PubDate: Fri, 30 Nov 2012 0:00:00 +0200
  • To see an interphase chromosome or: How a disease can be associated with
           specific nuclear genome organization

    • Abstract: BioDiscovery 4: e8932
      DOI : 10.7750/BioDiscovery.2012.4.5
      Authors : Ivan Y. Iourov : The last hierarchical level of cellular genome organization is the spatial arrangement of chromosomes within the nuclear space. Despite of high regulatory potential and functional implications, issues concerning nuclear organization at chromosomal level are rarely addressed because of limitations in visualizing interphase chromosomes. The problem is especially seen when an attempt to associate specific patterns of nuclear genome organization with a pathological condition is made. Fortunately, advances in molecular cytogenetics have provided for a solution to visualize chromosomes in interphase nuclei at molecular resolution. A study in this issue of <em>BioDiscovery</em> shows the way of how to identify interphase chromosome architecture at molecular resolutions and demonstrates the involvement of specific nuclear genome organization in generating a cancer-causing chromosomal aberration (translocation between chromosomes 8 and 21 in acute myelogenous leukemia).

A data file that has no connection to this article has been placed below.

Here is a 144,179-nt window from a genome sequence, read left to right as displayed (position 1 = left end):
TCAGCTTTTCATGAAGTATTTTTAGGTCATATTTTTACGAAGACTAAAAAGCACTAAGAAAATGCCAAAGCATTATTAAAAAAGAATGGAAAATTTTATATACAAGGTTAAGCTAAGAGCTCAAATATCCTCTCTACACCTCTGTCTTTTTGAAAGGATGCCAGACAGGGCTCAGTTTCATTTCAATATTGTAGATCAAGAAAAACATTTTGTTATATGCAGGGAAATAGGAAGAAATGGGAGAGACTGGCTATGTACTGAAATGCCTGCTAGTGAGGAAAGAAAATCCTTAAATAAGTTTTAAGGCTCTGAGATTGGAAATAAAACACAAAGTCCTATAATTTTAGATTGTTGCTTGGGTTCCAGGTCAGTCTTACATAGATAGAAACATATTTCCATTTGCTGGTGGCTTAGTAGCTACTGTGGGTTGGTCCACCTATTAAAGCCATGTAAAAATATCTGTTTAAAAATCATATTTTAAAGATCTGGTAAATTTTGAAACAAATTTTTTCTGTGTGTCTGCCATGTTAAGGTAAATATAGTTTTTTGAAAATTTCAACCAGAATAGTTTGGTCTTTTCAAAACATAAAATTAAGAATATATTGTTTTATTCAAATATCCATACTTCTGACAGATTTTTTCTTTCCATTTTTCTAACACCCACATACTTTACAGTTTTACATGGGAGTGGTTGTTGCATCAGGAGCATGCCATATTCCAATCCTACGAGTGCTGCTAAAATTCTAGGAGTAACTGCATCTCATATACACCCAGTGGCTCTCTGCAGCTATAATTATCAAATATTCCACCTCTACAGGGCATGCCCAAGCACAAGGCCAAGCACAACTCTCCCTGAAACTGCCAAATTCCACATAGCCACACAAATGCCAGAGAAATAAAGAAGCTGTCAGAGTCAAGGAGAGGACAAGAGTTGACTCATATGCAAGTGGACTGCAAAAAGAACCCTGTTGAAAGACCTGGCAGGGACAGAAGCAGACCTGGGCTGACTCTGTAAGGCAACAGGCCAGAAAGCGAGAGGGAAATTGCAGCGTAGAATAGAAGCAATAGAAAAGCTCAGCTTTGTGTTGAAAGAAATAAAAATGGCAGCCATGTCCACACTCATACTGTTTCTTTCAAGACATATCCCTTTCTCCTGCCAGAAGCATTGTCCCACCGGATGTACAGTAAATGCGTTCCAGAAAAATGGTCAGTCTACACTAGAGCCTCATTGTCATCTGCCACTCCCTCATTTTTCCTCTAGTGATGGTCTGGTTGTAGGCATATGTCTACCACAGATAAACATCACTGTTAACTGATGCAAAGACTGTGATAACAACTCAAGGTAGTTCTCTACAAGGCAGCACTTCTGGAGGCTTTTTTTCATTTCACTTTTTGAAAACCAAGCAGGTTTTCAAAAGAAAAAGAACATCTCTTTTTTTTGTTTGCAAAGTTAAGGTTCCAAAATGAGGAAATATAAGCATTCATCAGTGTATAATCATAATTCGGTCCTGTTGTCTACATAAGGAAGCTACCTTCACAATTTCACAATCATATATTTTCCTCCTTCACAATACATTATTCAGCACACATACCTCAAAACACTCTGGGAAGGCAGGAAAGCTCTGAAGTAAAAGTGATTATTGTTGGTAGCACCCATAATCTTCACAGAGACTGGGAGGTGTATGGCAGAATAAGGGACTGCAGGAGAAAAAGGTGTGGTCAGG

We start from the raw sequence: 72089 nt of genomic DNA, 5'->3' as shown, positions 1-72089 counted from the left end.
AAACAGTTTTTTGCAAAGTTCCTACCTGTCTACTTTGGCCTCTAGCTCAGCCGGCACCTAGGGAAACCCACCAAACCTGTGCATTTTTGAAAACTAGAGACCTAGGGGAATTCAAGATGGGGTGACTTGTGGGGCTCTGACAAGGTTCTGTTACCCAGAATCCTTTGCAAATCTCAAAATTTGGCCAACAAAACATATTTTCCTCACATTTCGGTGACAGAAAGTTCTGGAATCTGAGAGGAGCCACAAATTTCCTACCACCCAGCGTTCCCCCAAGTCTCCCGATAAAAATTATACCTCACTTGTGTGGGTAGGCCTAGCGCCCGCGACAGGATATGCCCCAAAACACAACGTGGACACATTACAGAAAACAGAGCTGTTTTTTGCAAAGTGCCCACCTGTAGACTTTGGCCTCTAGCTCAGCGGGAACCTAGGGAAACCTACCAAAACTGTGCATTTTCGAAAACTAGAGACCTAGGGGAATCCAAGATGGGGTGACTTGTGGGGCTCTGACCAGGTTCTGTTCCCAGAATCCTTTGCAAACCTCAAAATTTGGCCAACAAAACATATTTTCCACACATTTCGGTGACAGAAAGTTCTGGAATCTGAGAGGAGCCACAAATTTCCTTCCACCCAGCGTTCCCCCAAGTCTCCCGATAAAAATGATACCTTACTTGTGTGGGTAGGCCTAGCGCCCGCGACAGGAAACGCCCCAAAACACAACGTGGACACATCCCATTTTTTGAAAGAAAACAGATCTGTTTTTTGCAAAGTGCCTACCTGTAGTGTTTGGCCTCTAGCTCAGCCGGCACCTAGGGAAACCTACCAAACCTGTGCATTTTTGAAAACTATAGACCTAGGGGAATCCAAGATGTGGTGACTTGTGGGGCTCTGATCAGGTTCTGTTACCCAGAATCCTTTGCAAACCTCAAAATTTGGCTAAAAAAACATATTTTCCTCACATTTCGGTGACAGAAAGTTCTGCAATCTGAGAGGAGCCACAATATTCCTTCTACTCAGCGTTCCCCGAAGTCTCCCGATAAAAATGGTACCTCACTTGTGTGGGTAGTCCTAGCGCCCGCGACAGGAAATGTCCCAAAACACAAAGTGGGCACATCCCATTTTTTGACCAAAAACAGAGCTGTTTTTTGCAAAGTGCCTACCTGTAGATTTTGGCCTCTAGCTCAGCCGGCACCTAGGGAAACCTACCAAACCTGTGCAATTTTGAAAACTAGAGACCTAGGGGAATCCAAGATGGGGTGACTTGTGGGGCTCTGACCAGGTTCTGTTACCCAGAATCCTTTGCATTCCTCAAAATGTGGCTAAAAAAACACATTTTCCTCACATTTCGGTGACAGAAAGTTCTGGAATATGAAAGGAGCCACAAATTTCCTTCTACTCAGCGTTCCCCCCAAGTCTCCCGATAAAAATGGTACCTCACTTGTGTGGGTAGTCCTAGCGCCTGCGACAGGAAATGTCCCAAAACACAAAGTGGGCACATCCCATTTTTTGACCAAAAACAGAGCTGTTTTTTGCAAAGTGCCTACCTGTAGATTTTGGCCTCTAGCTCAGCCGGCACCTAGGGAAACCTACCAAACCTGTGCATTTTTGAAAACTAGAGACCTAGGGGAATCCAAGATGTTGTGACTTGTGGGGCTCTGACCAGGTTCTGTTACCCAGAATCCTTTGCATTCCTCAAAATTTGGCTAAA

Authors ’ findings suggest interphase molecular cytogenetic techniques (i.e. interphase chromosome-specific multicolor banding or ICS-MCB) to be required to perform studies regarding nuclear genome organization at chromosomal level and its role in disease pathogenesis. HTML XML PDF
      PubDate: Wed, 31 Oct 2012 0:00:00 +0200
  • What can systems pharmacology contribute to drug development' Disease
           modelling as a predictive tool

    • Abstract: BioDiscovery 4: e8933
      DOI : 10.7750/BioDiscovery.2012.4.4
      Authors : Robert C. Jackson : ss="articleHead"> HTML XML PDF
      PubDate: Wed, 31 Oct 2012 0:00:00 +0200
  • Prevalence of oral lesions in HIV infected adult population of Mangalore,
           Karnataka, India

    • Abstract: BioDiscovery 4: e8935
      DOI : 10.7750/BioDiscovery.2012.4.3